Sex Pheromones of Lepidoptera. Influence of Pheromone Concentration and Visual Cues on Aerial Odor-Trail Following by Males of Pectinophora gossypiella
Authors: FARKAS, STANLEY R.; SHOREY, H. H.; GASTON, LYLE K.
Source: Annals of the Entomological Society of America, Volume 67, Number 4, 15 July 1974 , pp. 633-638(6)
Publisher: Entomological Society of America
Abstract:The behavior of males of the pink bollworm, Pectinophora gossypiella (Saunders), flying within an aerial trail of female sex pheromone was influenced by the concentration of pheromone, the spatial position and intensity of the illuminating light source, and visual cues from nearby objects. When exposed to pheromone, most moths held at light intensities ranging from 10 to <10-7 lux initiated flight. Directed flight to the source along the trail of pheromone occurred between 4 and 10-4 lux, but not at <10-7 lux. Visual observations and photographic analysis indicated flight along the aerial pheromone trail consists of alternating turns, resulting in a zigzag course in a horizontal plane. Actual air speed along the zigzag course and forward progress air speed (speed measured in a straight line along the longitudinal axis of the pheromone trail) decreased when the moths were subjected to an increase in pheromone concentration. Much of this decrease in air speed may be caused by the corresponding decrease in wing-beat frequency that occurs at higher pheromone concentration. The angular change in direction of male moths engaged in the zigzag flight behavior tended to increase with an increase in pheromone concentration. There was no apparent correlation between either the turning frequency or lateral amplitude of the flight path and pheromone concentration. Arrestment of flight and a landing response appeared to be stimulated by the combined action of visual cues and high pheromone concentration.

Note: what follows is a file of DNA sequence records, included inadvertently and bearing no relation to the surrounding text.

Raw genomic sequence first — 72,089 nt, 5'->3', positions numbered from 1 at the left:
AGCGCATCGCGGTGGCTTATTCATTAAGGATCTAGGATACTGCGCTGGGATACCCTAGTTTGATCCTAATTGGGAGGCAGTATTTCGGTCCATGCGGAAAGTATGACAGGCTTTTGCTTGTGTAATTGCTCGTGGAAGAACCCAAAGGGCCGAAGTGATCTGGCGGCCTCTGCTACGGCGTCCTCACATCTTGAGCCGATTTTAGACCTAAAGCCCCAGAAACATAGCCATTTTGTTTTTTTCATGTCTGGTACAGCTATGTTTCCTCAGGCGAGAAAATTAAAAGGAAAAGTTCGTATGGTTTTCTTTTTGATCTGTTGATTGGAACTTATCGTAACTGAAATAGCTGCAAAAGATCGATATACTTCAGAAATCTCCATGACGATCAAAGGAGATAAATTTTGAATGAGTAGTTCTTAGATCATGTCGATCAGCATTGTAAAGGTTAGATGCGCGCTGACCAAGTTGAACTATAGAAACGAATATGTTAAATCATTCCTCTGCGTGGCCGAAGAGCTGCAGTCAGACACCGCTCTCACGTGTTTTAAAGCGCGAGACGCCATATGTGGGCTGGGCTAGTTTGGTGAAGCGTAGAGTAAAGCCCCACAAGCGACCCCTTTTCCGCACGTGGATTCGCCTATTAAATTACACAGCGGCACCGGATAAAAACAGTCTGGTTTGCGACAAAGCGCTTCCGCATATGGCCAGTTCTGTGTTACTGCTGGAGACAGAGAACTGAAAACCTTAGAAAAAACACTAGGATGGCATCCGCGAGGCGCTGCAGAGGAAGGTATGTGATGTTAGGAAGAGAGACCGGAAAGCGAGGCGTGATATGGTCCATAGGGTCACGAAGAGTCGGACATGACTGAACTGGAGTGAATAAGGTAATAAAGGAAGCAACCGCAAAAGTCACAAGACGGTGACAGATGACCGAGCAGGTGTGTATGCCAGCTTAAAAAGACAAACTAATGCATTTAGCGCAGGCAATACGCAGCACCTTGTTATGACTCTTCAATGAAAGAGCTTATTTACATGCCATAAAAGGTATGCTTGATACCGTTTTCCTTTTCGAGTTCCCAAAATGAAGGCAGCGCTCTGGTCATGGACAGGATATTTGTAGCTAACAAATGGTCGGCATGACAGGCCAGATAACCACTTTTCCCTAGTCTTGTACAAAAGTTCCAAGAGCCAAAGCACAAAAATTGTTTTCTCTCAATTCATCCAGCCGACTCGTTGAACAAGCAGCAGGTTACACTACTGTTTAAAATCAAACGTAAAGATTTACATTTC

Document Type: Research article
Publication date: 1974-07-15
- Annals of the Entomological Society of America is published in January, March, May, July, September, and November. Annals especially invites submission of manuscripts that integrate different areas of insect biology, and address issues that are likely to be of broad relevance to entomologists. Articles also report on basic aspects of the biology of arthropods, divided into categories by subject matter: systematics; ecology and population biology; arthropod biology; arthropods in relation to plant diseases; conservation biology and biodiversity; physiology, biochemistry, and toxicology; morphology, histology, and fine structure; genetics; and behavior.
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